Huajun Zhao, 42, who has been working in the United States since 2006, appeared in court Monday where federal judge ordered him held without bail, the Milwaukee Journal Sentinel reported. He was arrested Saturday.
Zhao could receive as much as 15 years if he is convicted of economic espionage.
The federal complaint said Marshall Anderson, a professor at the medical college in Wauwautosa, discovered in late February three containers of an experimental compound, C-25, were missing from his office. An investigation began and security footage showed that Zhao, who worked for Anderson as a research assistant, was the only person who entered the office on Feb. 22, the day the compound went missing.
After the alleged theft was reported to the FBI, an examination of Zhao's home computer turned up items from Anderson's research.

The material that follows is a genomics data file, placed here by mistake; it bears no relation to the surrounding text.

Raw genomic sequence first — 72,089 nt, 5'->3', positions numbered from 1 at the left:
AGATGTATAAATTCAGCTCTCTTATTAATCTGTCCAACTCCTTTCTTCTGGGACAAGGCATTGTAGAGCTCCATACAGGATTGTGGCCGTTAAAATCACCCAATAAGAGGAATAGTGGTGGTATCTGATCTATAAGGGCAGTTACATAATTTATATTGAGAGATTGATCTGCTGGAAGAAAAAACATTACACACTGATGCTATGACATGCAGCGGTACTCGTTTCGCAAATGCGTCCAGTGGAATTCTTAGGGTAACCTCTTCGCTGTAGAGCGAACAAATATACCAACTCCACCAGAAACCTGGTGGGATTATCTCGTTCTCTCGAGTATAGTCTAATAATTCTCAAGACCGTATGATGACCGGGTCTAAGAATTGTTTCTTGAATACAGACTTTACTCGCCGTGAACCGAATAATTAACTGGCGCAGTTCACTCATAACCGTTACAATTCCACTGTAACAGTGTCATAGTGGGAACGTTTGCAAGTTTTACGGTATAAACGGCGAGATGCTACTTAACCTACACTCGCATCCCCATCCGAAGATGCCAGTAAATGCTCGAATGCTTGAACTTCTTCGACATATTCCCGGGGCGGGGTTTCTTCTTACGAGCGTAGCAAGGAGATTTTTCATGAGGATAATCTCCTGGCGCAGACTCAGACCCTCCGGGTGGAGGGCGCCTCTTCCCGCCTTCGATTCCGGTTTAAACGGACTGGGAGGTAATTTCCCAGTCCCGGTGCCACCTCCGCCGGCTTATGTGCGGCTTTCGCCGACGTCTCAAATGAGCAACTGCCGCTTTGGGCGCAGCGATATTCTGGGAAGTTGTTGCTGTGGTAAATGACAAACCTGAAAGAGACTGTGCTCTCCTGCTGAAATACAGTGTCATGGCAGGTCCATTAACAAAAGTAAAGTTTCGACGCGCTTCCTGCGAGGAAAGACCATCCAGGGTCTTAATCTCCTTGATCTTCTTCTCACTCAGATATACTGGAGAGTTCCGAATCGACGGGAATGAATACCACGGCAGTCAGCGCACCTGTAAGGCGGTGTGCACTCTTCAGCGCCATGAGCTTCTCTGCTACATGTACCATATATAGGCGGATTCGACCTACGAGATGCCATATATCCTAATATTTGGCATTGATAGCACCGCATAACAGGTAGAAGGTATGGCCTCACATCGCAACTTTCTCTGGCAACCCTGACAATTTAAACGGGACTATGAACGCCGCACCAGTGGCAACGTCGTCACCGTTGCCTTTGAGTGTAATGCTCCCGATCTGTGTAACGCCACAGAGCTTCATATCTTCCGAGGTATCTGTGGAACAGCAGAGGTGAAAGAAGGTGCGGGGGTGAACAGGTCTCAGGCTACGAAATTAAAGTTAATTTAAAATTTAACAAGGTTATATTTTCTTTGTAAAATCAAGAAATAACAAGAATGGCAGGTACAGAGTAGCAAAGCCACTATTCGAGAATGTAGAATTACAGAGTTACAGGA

The investigation turned up evidence Zhao hoped to claim credit in China for discovering C-25. They included a grant application written in Mandarin saying he had discovered the compound, although much of the information was translated from an English application Anderson submitted several years ago.
The college also discovered Zhao, on a research website, said he had discovered a compound he hoped to take to China.
A medical college spokeswoman said researchers are trying to determine if C-25 "can assist cancer drugs in killing cancer cells and not damaging 'normal' cells."